Healing enhancement of chronic venous stasis ulcers utilizing H-WAVE.sup.[R] .sup.device therapy: a case series

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From: Cases Journal(Vol. 3)
Publisher: Cases Network Ltd.
Document Type: Case study
Length: 3,488 words

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Authors: Kenneth Blum (corresponding author) [1,4,5,6,8]; Amanda LH Chen [2]; Thomas JH Chen [3]; B William Downs [4]; Eric R Braverman [4,5]; Mallory Kerner [5]; Stella Savarimuthu [5]; Anish Bajaj [5]; Margaret Madigan [6]; Seth H Blum [6]; Gary Reinl [7]; John Giordano [8]; Nicholas DiNubile [9]


The worldwide increase in prevalence of type 2 diabetes has resulted in a parallel increase in diabetic foot ulcers, which is a pervasive and significant problem associated with this disease [1]. Currently, an estimated 10.3 million people have been diagnosed with diabetes, while an additional estimated 5.4 million people with diabetes remain undiagnosed, representing a six-fold increase in the incidence of diabetes over the past four decades [2]. Approximately 15% (more than 2 million individuals, based on these estimates) of all people with diabetes will develop a lower-extremity ulcer during the course of the disease [3]. While most of these ulcers can be treated successfully on an outpatient basis, some will persist and become infected. Ultimately, between 14% and 20% of patients with lower-extremity diabetic ulcers will require amputation of the affected limb [4]. Diabetic foot ulcers can result in staggering financial burdens for both the healthcare system and the patient. For example, analysis of the 1995 Medicare claims revealed that lower-extremity ulcer care accounted for $1.45 billion in Medicare costs and contributed substantially to the high cost of care for diabetics, compared with Medicare costs for the general population [5]. A search in PUBMED revealed that there has not been an update published on the actual cost of Medicare for diabetic ulcers, however the cost as stated earlier they have been increasing at the rate of six-fold over the last four decades [6]. While there are other conditions that result in chronic venous stasis ulcers such as vein striping failed surgery, diabetes is a major etiology of this condition. Therapies that promote rapid and complete healing and reduce the need for expensive surgical procedures would impact these costs substantially.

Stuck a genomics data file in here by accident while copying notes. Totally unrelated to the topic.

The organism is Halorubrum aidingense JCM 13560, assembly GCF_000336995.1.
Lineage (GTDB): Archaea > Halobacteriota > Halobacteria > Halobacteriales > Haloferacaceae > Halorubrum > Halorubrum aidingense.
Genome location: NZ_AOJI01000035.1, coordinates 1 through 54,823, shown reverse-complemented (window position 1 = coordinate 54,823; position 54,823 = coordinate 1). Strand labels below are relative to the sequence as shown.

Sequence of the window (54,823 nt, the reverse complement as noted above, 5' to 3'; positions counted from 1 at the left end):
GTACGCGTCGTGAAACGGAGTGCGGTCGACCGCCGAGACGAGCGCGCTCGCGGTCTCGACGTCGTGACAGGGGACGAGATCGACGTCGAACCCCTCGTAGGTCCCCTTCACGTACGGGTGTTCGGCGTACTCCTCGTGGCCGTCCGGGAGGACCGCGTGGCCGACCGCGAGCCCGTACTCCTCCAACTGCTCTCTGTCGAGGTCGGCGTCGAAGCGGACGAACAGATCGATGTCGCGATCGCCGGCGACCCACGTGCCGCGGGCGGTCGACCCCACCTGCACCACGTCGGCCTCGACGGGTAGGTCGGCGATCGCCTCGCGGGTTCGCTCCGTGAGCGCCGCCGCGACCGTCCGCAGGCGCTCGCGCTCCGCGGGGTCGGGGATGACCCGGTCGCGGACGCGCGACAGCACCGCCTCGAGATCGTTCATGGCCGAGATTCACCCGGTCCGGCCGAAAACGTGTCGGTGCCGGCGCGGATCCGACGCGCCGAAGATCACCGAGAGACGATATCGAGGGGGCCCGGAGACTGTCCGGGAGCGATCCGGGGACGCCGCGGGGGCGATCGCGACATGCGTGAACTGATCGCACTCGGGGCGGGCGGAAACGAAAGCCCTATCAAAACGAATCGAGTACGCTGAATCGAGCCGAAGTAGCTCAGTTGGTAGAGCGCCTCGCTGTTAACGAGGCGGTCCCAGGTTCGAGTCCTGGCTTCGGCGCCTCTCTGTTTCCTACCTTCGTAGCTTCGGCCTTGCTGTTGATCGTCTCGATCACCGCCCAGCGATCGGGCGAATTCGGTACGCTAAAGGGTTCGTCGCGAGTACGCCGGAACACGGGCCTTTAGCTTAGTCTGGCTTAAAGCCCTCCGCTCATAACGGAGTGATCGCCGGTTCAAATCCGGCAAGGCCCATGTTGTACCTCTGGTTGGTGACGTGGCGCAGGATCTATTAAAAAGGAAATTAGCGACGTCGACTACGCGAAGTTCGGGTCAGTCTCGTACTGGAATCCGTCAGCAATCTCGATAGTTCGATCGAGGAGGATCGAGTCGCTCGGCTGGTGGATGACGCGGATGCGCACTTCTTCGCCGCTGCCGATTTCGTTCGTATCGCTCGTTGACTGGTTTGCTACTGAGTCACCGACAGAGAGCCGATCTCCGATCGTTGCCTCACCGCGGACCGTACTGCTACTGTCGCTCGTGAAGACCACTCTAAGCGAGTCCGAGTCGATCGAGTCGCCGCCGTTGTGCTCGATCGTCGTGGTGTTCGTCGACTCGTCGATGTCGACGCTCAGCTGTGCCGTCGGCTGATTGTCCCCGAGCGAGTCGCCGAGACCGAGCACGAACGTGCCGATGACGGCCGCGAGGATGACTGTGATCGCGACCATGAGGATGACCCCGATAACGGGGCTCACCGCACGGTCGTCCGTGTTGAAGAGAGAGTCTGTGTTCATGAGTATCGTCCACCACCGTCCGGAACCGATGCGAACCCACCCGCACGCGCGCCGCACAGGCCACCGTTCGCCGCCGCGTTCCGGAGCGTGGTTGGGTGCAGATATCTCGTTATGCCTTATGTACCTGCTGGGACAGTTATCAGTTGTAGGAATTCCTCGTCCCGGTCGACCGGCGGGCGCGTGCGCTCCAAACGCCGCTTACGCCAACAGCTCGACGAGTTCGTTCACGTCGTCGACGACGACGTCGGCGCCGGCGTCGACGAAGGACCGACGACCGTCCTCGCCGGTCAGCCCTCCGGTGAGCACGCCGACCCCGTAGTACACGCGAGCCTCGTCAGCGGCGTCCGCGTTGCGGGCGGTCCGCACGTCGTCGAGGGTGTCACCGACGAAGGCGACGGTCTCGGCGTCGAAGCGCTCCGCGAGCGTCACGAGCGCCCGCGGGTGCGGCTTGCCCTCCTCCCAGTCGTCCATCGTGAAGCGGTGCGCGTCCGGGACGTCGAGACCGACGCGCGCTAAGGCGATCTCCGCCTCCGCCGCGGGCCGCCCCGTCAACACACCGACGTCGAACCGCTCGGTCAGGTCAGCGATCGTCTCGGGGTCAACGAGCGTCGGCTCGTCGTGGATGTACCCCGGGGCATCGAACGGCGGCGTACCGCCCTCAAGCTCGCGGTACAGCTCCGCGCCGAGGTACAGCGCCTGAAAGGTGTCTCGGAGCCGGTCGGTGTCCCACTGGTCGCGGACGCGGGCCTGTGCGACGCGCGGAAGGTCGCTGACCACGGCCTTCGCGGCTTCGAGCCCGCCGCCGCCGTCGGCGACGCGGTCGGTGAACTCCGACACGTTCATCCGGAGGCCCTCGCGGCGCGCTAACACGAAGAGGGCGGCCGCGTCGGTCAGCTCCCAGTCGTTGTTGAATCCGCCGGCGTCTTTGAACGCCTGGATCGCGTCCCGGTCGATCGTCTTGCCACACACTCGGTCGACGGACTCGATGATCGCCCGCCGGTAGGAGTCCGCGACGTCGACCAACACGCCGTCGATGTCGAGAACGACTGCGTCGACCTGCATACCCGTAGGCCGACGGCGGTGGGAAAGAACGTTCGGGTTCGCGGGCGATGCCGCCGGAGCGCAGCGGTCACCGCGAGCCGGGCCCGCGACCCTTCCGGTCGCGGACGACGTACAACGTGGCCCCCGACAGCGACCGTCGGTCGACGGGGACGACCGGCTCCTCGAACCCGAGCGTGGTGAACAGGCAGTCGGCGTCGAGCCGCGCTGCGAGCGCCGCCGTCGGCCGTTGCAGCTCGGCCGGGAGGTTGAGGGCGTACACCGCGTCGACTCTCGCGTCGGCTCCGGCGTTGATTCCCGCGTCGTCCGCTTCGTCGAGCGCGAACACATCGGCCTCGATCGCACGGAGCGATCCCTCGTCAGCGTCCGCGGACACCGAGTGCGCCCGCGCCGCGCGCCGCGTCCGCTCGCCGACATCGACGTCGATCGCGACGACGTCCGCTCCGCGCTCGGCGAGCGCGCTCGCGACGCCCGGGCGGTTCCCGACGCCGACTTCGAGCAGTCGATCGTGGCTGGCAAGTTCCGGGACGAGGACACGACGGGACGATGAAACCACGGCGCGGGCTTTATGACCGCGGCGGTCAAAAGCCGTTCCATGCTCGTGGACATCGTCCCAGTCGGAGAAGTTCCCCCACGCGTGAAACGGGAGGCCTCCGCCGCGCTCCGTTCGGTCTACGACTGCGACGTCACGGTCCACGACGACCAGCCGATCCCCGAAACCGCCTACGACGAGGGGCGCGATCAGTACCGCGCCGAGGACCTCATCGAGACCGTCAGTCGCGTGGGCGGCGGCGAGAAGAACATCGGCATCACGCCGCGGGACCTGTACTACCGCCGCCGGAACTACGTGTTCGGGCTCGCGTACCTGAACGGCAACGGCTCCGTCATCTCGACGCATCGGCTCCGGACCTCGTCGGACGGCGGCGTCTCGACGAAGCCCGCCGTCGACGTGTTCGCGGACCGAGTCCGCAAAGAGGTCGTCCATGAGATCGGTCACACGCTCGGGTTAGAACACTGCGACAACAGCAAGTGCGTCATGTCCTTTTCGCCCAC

It is important to note that while the etiology of diabetic foot ulcers is the impairment of microcirculation and autonomic dysfunction, the causes of chronic venous insufficiency are multiple. One of the possible causes of chronic venous insufficiency is extraluminal lipoma with common femoral vein obstruction. However it is also of note that the etiology may be best explained by the well-known valve cusp hypothesis. In this scenario firstly, should the foregoing events not proceed to frank thrombogenesis, the valves may nevertheless be chronically injured and become incompetent. Serial incompetence in lower limb valves may then generate "passive" venous hypertension. Secondly, should ostial valve thrombosis obstruct venous return from muscles via tributaries draining into the femoral vein, "active" venous hypertension may supervene. Muscle contraction would force the blood in the vessels behind the blocked ostial valves to re-route. Passive or active venous hypertension opposes return flow, leading to luminal hypoxemia and vein wall distension, which in turn may impair vasa venarum perfusion; the resulting mural endothelial hypoxia would lead to leukocyte invasion...

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Gale Document Number: GALE|A220171172